• Enhance communication tools, for quickly and transparently relaying the outcomes of root cause analyses, both internally and externally, in a timely manner.

Technology like SafetyChain can offer a standardized RCA practice, which can help develop a framework for disseminating investigation results and lessons learned, both internally and externally.

What Is the Main Purpose of the Root Cause Analysis?

The ASQ Quality Glossary defines RCA as:

“The method of identifying the cause of a problem, solving it, and preventing it from occurring again; uncovering the correct and accurate reason(s) why something is happening or has already occurred.”

In food and beverage manufacturing, issues don’t just affect the company and its customers; they can also have a profound impact on public health and safety. RCA is therefore critical for not only identifying what went wrong when an issue such as a foodborne illness occurs, but also for preventing the same issue from happening again.

Examples of issues warranting a root cause analysis in the food industry include:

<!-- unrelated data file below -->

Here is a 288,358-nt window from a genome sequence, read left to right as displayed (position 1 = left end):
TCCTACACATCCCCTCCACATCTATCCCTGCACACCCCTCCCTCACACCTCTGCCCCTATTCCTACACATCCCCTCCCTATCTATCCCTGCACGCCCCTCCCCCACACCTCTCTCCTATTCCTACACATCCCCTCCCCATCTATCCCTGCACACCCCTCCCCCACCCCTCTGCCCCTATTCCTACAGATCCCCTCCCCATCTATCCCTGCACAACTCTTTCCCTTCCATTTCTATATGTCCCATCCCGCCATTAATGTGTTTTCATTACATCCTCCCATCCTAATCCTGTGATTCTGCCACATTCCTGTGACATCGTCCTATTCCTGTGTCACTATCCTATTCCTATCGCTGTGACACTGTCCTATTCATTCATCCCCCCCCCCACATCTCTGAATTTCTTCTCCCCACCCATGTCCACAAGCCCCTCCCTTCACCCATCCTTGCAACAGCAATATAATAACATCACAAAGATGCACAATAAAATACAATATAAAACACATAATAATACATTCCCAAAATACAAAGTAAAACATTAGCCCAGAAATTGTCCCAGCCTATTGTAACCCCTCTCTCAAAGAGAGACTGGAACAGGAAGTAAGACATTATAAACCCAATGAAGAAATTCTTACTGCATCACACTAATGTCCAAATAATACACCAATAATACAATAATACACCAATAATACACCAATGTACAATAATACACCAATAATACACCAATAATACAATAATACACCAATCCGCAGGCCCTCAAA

• An outbreak

  • An event that could have caused microbiological, chemical, or physical contamination

  • A processing failure

  • A food safety system failure

The objective of the investigation is to identify the underlying factors, which can ultimately be prevented or controlled to reduce the risk of recurrence. This can be achieved by assembling an investigation team that will identify actual root causes of the problem — not just the contributing factors. This is an important distinction: root causes versus contributing factors.

Root Cause

This is the underlying reason that resulted in a breakdown of the system. If it weren’t for the root cause, the event would not have occurred, or would have been of significantly lower impact.

Contributing Factors

These are the physical, biological, behavioral, or attitudinal factors that directly or indirectly resulted in an outbreak or other incident.

Therefore, a contributing factor is what went wrong, while a root cause is why it happened.